Will a warmer and less biodiverse world give pathogens new opportunities, and do we have the tools to confront disease? This report discusses the complex intersection of three planetary crises and calls for urgent action to slow resistance to antimicrobial drugs – an obvious public health emergency.

Antibiotics and other antimicrobials have been a global success story, underpinning industrial agriculture and modern medicine, to the point where many pathogens are not considered particularly alarming.

However, overuse of these important compounds has led to an increase in the emergence of drug-resistant microbes, with the strongest surviving and multiplying. If these ‘superbugs’ continue to spread, we will again be at risk from simple infections and routine surgeries.

At the same time, research suggests over half of known human pathogenic diseases can be aggravated by climate change.1 Ultimately, a warmer world with more extreme climate events and reduced biodiversity is likely to leave populations exposed to different pathogens. Our reliance on antimicrobials as a quick fix could mean we lack effective treatments.

At present there is no international scientific body overseeing the management of antimicrobials, and attention to antimicrobial resistance (AMR) is lacking in crucial multilateral agreements. Omitting AMR is a major failure of national and corporate governance. Like the climate and biodiversity crises, it needs better global governance mechanisms to confront it.

Addressing AMR needs a whole-of-society approach, including focused attention from investors. We have an important role to ensure the companies in which we invest consider antimicrobials and AMR. 

Investors need to be made aware they face material risks in companies that do not appreciate how fast AMR is growing, its impacts, and that risk is accruing for those ill-prepared for tighter restrictions on antimicrobial use. The COVID-19 pandemic shows how a global public health crisis is a systemic risk from which portfolio diversification offers little or no protection. As such, diversified portfolios are at risk from AMR proliferation, even when individual company contributors in those portfolios are not themselves at material financial risk.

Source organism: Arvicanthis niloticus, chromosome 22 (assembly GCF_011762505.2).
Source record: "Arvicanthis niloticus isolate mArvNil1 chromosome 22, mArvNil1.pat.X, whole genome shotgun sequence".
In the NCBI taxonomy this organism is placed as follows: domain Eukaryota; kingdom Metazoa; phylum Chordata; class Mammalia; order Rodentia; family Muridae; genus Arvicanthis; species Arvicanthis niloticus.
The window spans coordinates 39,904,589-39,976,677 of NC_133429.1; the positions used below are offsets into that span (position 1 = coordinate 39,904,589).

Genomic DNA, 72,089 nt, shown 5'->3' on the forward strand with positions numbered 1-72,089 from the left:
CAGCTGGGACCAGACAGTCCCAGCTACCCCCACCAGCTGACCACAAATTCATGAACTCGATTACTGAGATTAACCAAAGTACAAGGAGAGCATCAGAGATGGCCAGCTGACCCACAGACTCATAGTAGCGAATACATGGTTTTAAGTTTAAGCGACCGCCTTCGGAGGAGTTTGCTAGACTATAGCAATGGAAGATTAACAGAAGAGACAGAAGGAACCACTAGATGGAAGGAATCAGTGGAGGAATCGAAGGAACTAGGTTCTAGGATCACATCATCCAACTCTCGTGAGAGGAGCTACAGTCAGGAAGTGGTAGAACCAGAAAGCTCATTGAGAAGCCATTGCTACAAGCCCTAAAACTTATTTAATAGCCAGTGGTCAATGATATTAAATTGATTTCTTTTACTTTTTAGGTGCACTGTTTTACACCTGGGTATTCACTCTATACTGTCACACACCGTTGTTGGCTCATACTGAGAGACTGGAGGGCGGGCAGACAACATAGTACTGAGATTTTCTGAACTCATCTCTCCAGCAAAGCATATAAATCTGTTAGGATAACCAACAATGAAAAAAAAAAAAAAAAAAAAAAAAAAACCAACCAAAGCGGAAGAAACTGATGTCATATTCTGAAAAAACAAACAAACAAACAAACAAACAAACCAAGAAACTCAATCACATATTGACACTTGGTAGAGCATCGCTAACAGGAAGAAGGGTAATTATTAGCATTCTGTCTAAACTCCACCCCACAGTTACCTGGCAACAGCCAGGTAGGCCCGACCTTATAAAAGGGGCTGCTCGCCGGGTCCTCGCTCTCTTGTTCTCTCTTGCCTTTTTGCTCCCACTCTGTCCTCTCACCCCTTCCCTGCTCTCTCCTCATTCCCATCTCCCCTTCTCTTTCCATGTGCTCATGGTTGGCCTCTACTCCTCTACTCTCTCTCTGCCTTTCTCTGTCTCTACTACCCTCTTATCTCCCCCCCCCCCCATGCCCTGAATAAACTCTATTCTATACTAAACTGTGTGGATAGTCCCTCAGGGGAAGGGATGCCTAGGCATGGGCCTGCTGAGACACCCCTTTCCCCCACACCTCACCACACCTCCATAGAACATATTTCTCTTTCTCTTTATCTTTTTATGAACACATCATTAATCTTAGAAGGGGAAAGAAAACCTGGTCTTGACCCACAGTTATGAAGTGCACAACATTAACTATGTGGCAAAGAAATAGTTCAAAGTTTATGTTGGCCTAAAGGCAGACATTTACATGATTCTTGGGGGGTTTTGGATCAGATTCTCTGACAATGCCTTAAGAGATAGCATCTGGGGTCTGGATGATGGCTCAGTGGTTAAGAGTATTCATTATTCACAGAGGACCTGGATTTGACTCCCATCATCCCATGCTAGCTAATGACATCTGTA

Key policy asks

To address AMR in a warming world with reduced biodiversity, we are calling for:

  1. An international panel of scientists to address AMR, modelled on the Intergovernmental Panel on Climate Change (IPCC).
  2. A ban on the use of antimicrobials in agricultural supply chains for prophylactic treatment and growth stimulation, modelled on the Montreal Protocol.
  3. Global leadership from the G7, G20 and G77. Under the UK G7 Presidency, finance ministers committed to strengthen antimicrobial development through ‘pull’ incentive mechanisms for the developers of novel antimicrobials; we seek further progress to ensure rewards are tilted towards societal value rather than product volume.
  4. Coherent national responses, where governments embed antimicrobial stewardship (AMS) in health, economic, trade and financial decision-making processes and within regulatory and legislative architecture.
  5. Tighter standard setting and enforcement of water quality related to wastewater from antibiotic use and the production of antibiotics in watercourses and public bathing areas.

Download ‘Confronting a permacrisis?’ to understand:

  • Why existing antimicrobials are becoming less effective
  • The complex ways in which the climate and biodiversity crises are impacting the spread of pathogens, and why we need to ensure effective disease response
  • Why failing to address the permacrises will come at a high cost, in terms of lives lost and value destruction

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